Sean Lusk, Nick Birks

Chapter 5. Thinking Strategically: Methods and Approaches

Abstract
Strategic thinking is, by definition, a particular category of thinking — the qualification ‘strategic’ shows it’s not meant to be ‘any old way of thinking’. Neuroscientist Iain McGilchrist points out that the kind of attention we pay alters what we find. ‘A mountain that is a landmark to a navigator, a source of wealth to the prospector, a many-textured form to a painter, or to another the dwelling place of the gods, is changed by the attention given to it’ (McGilchrist 2009: 28–9). Strategic thinking requires an approach requiring ‘navigation, prospecting, painting and belief’ among other qualities. To help this, strategic thinking has a number of disciplines that we examine in this chapter.
Sean Lusk, Nick Birks

Chapter 6. Acting Strategically: Building Strategic Appetite

Abstract
In Chapter 4 we considered a range of obstacles to strategy-making and the advantages of recognizing these. Chapter 5 discussed a process for strategic thinking that would help to produce a strategy. But strategies are only effective in the right circumstances. In this chapter we recommend ways to create the right institutional conditions for good strategy development and implementation, and offer suggestions on how to stimulate an appetite for strategic thinking in the first place. Without appetite there is little point in a strategic thinking process, investing in strategy teams or a horizon scanning centre, buying in analysis from consultants, reorganizing an agency or taking the management board or political leadership on awaydays. The organization has to believe that strategy matters.
Sean Lusk, Nick Birks

Chapter 7. Delivering Strategically: Performance and Accountability for Results

Abstract
Developing a strategy is easy — if a strategy is a speech, a poster on a wall, a report to a legislature, a resource plan. You can create a document that looks impressive, talks convincingly about the future and describes the changes that a government or agency will work to bring about. But the test of whether a strategy works is whether it achieves desired outcomes, in other words, whether it delivers results — and to know whether it is delivering results, the strategy needs to be measured. The issue of measurement is not a mere technical detail in strategy-making. Planning for measurement and evaluation of the strategy from the outset shows people — employees, funders, service users, politicians and public — that you are serious about the strategy.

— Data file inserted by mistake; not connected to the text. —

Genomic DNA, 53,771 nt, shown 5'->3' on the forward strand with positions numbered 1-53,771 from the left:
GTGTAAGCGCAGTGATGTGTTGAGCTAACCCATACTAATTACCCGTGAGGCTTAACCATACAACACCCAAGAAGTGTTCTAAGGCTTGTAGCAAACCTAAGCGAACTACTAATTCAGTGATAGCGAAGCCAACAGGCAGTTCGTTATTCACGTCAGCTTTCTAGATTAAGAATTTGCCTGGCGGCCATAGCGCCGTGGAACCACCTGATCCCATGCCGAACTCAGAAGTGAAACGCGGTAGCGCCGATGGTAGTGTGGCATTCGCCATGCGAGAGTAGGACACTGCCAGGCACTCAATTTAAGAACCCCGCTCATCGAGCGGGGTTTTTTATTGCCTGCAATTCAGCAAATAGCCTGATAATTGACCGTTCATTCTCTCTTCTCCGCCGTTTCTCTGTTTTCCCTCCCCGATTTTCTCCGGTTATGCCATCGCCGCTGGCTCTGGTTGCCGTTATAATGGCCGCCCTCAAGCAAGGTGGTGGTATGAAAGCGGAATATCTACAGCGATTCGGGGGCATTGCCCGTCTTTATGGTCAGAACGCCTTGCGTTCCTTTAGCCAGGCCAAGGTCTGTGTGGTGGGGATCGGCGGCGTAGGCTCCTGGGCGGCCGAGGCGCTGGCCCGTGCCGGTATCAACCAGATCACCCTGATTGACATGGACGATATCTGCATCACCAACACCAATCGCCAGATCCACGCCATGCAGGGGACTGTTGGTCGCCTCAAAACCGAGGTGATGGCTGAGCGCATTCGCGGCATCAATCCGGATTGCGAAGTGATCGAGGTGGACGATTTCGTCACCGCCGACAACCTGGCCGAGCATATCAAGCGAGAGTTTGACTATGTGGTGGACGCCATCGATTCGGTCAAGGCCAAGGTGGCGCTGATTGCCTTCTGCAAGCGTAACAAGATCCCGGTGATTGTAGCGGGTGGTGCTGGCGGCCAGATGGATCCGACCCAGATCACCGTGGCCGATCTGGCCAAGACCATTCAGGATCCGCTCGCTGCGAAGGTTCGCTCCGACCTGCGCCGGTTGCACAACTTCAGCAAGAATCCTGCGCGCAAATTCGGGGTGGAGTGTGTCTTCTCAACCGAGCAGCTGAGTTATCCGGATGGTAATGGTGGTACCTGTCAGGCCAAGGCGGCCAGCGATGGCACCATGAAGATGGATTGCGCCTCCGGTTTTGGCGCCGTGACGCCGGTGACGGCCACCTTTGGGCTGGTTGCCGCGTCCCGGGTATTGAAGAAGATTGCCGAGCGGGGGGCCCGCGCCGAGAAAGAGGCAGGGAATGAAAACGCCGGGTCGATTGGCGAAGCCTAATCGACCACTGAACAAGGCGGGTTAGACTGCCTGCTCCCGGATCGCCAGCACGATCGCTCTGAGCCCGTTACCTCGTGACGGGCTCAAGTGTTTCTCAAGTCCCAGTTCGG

Sean Lusk, Nick Birks

Chapter 8. Imagination, Curiosity and Strategic Judgement

Abstract
Wise strategy requires analysis and judgement. What is strategic judgement? It’s more than a ‘safe pair of hands’ — the leader who never takes a risk is the one who has no strategy, who can’t set a direction or build a vision of the future, because these involve the exercise of judgement and therefore carry the risk of making the ‘wrong judgement’. We consider what leads to ‘wrong’ and ‘right’ judgements in this chapter, by looking at the idea of judgement and its exercise from various angles. But if wise strategy needs a risk-taker, it does not need a wild risk-taker who sets a bold vision and pursues it without anyone following.
Sean Lusk, Nick Birks

Conclusion

Abstract
Strategy in the public realm means organizing with a sense of purpose, by understanding future capabilities and the policies that will be needed for delivering outcomes beyond the organization for the common good. Purposive endeavours create a collective, or public, value at some point in the future — schools, universities, libraries and health services. Public strategy identifies and shapes the future, it creates a narrative and plan that will carry people with it from the start to whichever plausible future has been imagined. It understands what it is trying to achieve or the system it is trying to improve. Being clear about the purpose of an activity changes it to an action capable of achieving a meaningful result, for instance, not simply carrying out safety inspections but making industry safer. That action must be accountable. It needs a mandate (the authorizing environment) for its social mission and the operational capability to deliver it if it is to gain legitimacy for the outcomes it seeks to deliver.
Sean Lusk, Nick Birks